Staff at a total nine railway firms have voted to stage a major one-day strike which is set to hit train lines in Hertfordshire.

Railway drivers and other train staff who belong to the Aslef trade union are set to stage their walkout on Saturday, August 13.

The major walkout follows several Aslef and RMT strikes throughout the summer which have caused disruption for passengers nationwide.

On Wednesday, July 27, the union announced that staff at two railway firms voted to strike and will join workers who elected to take industrial action from an initial seven companies earlier this year.

Mark Whelan, Aslef general secretary, said: "Strikes are always the last resort.

"We don’t want to inconvenience passengers – our friends and families use public transport too – and we don’t want to lose money by going on strike but we’ve been forced into this position by the companies, who say they have been driven to this by the government.

"Many of our members, who were the men and women who moved key workers and goods around the country during the pandemic, have not had a pay rise since 2019.

"With inflation running at north of 10 per cent that means those drivers have had a real-terms pay cut over the last three years.

"We want an increase in line with the cost of living – we want to be able to buy, in 2022, what we could buy in 2021.

"It's not unreasonable to ask your employer to make sure you're not worse off for three years in a row."

He added: "Wage rises aren't fuelling inflation.

"Excess profiteering is, but the government isn't asking companies to cut profits or dividend payments to help manage inflation.

"Wages are chasing prices, not putting them up.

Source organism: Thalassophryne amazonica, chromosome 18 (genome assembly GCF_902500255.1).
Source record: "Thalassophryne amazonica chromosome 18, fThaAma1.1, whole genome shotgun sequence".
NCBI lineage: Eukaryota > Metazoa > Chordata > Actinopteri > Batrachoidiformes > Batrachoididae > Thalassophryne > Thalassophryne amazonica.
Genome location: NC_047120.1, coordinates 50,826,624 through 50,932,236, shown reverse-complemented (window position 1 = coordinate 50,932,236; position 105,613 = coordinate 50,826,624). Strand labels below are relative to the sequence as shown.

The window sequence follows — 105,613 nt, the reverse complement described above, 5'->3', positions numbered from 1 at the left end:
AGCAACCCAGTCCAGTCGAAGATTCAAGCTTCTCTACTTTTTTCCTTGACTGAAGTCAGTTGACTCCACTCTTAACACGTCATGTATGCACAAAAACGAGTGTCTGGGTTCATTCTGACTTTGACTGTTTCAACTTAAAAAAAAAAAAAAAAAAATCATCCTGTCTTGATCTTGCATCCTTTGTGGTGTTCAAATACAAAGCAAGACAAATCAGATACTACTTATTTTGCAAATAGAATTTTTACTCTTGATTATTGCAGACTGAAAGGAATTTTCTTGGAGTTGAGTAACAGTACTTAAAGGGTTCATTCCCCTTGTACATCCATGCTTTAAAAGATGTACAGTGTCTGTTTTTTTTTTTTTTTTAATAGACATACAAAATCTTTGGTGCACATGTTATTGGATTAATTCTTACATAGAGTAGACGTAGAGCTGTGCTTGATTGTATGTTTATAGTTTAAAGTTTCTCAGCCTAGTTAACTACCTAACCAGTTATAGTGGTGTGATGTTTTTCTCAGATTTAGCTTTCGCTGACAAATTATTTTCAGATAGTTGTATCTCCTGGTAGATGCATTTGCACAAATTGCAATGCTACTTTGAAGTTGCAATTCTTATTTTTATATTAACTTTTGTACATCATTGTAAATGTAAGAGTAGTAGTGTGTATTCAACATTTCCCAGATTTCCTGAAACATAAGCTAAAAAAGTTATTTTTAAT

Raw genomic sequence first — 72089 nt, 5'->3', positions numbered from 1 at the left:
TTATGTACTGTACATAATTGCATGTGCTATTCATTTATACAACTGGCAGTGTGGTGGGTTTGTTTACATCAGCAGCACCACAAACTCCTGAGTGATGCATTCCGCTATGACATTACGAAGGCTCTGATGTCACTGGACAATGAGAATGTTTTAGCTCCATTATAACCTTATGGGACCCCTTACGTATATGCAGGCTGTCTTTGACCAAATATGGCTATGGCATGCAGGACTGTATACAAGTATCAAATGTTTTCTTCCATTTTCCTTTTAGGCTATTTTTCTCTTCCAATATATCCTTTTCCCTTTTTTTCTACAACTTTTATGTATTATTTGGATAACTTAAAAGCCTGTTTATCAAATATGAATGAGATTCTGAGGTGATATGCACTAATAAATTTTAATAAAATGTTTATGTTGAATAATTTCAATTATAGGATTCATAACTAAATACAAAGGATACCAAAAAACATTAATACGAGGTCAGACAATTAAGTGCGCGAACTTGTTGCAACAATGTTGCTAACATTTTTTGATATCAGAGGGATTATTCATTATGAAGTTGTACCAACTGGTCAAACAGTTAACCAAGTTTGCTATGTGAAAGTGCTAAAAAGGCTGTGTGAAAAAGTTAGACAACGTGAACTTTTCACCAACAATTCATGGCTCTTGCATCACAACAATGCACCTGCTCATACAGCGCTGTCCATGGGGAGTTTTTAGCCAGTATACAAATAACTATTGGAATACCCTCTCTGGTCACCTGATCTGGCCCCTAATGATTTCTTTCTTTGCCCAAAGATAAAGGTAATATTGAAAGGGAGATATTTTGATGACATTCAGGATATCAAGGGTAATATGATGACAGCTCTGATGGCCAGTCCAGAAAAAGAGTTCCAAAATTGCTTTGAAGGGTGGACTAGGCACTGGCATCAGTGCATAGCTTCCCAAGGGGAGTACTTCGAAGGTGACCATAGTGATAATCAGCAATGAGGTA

"We don't see why we should forego an increase in salary to keep pace with inflation and help the privatised train companies make even bigger profits to send abroad."

In Hertfordshire, staff at Avanti West Coast, Greater Anglia, Hull Trains, LNER, London Overground and West Midlands Trains, which includes London Northwestern Railway, are set to walk out.

Elsewhere in the country, CrossCountry, Great Western Railway and Southeastern staff are set to take part in the industrial action.

A Department for Transport spokesperson hit back at the strikes, and said the rail industry was supported to the tune of £600 per household since the Covid-19 outbreak in 2020.

The DfT spokesperson said: "It's incredibly disappointing Aslef bosses have announced more destructive strike action, particularly when it has become clear they have no interest in holding constructive talks with the industry.

"Train drivers, such as those Aslef represent, earn, on average, just under £60,000 – more than twice the UK average and significantly more than the very workers who will be most impacted by these strikes.

"Our railway is in desperate need of modernisation to make it work better for passengers and be financially sustainable for the long term.

"We urge union bosses to reconsider this divisive action and instead work with their employers, not against them, to agree a new way forward."

According to the government's own National Careers Service, a starter salary for a train driver stands at £24,000 per annum.

Elsewhere in the industry, the National Careers Service notes that tram drivers typically earn between £19,000 and £30,000 per annum.

A Rail Delivery Group spokesperson, representing train firms, said the total number of past and future Aslef or RMT strike days stands at 10 across summer 2022.

They said: "The action announced by the Aself leadership shows a cynical approach to talks, a total disregard for passengers and is putting everyone’s summer plans at risk.

"This action will bring the total number of strike days on the railway to 10, disrupting plans in June, July and August.

"Like any public service we have to change with the times, and it’s only by making necessary reforms that we can give our people a pay rise."